You should fast (that is, have nothing to eat or drink) from midnight on the day before a blood glucose or lipid (cholesterol) test is done. You can eat your evening meal the night before as usual, but do not have any breakfast or any sweet drinks on the day of your blood test. A glass of water is fine. There is usually no need to starve for any other blood tests. However, if you are a diabetic, there is no need for you to fast before any blood samples unless the doctor or nurse has specifically requested that you do (including cholesterol test).
We do not routinely test for pregnancy if you think you are pregnant. The home testing kits are now so sensitive that if you've missed your period and have tested positive on home testing, then you can assume that your pregnant and should arrange a booking appointment with the midwife. There is no need to make an appointment to see the GP if you are pregnant and the only instance when a GP would need to be involved would be if you were unwell or suffering complications and happen to be pregnant. If you are unwell and have recently developed severe abdominal pain and are pregnant, you should see the GP straight away.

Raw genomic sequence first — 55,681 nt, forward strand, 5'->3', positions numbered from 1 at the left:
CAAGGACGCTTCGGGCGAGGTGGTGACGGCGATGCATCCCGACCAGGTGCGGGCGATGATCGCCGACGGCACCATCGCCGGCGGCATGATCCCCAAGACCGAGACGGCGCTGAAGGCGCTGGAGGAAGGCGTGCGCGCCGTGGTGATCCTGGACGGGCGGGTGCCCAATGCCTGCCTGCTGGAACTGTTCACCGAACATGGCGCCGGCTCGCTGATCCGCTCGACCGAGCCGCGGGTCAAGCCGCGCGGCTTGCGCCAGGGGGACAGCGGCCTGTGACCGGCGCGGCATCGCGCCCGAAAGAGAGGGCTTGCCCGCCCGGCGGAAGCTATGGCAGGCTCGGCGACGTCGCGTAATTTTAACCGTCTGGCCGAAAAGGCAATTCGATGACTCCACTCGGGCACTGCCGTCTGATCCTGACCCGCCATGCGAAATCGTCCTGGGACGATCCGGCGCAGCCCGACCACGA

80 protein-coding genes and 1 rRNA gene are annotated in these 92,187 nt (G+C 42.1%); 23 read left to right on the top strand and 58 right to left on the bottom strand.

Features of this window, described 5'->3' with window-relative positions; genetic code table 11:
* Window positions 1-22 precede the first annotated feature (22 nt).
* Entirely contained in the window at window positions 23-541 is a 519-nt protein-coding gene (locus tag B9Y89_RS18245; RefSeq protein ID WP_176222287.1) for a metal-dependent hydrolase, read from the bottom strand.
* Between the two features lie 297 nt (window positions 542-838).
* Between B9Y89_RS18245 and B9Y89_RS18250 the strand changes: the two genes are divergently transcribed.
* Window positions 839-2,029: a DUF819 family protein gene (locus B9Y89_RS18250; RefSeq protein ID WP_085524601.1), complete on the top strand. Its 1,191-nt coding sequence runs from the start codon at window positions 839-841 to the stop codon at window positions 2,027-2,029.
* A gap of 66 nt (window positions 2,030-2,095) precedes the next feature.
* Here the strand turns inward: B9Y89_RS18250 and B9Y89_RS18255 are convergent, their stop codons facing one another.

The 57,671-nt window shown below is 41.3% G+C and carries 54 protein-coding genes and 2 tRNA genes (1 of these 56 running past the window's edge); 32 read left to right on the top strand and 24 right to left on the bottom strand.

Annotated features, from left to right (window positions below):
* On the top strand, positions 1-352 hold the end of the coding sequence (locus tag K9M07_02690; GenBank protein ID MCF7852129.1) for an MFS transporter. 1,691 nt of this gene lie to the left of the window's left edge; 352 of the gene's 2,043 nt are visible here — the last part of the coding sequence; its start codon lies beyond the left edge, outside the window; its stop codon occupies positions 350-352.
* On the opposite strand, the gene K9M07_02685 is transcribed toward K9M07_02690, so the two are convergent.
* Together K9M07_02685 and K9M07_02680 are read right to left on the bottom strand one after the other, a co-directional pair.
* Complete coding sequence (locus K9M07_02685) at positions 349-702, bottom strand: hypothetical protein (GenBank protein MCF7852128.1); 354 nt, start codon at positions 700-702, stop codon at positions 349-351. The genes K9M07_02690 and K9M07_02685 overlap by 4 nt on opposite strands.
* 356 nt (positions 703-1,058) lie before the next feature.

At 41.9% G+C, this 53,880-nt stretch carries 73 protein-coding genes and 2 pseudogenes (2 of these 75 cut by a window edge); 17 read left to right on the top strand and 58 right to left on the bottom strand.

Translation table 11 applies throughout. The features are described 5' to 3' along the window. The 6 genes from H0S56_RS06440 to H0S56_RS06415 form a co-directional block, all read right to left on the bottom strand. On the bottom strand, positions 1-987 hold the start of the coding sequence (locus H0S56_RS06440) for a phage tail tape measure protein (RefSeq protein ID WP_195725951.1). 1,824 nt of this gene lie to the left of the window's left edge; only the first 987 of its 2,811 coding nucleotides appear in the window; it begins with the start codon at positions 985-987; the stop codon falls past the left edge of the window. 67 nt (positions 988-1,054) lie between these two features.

A variety of urine tests may be performed. Any dipstick tests will be performed on urine in a plain white topped bottle. If the sample is to be sent away to the lab to be analysed for the presence of infection, you will be given a red topped bottle containing a white powder. This powder is a special preservative and should not be emptied out. Before providing a urine sample, it helps to get a better sample if you have cleaned thoroughly beforehand and provided a "mid stream" specimen. Babies urine samples may be collected by attaching a special bag (you will be given one of these by the nurse). Women should not provide urine samples at the time of their period because this can provide a false positive result. Samples are best analysed when fresh, but you may be able to store samples in the fridge overnight if necessary.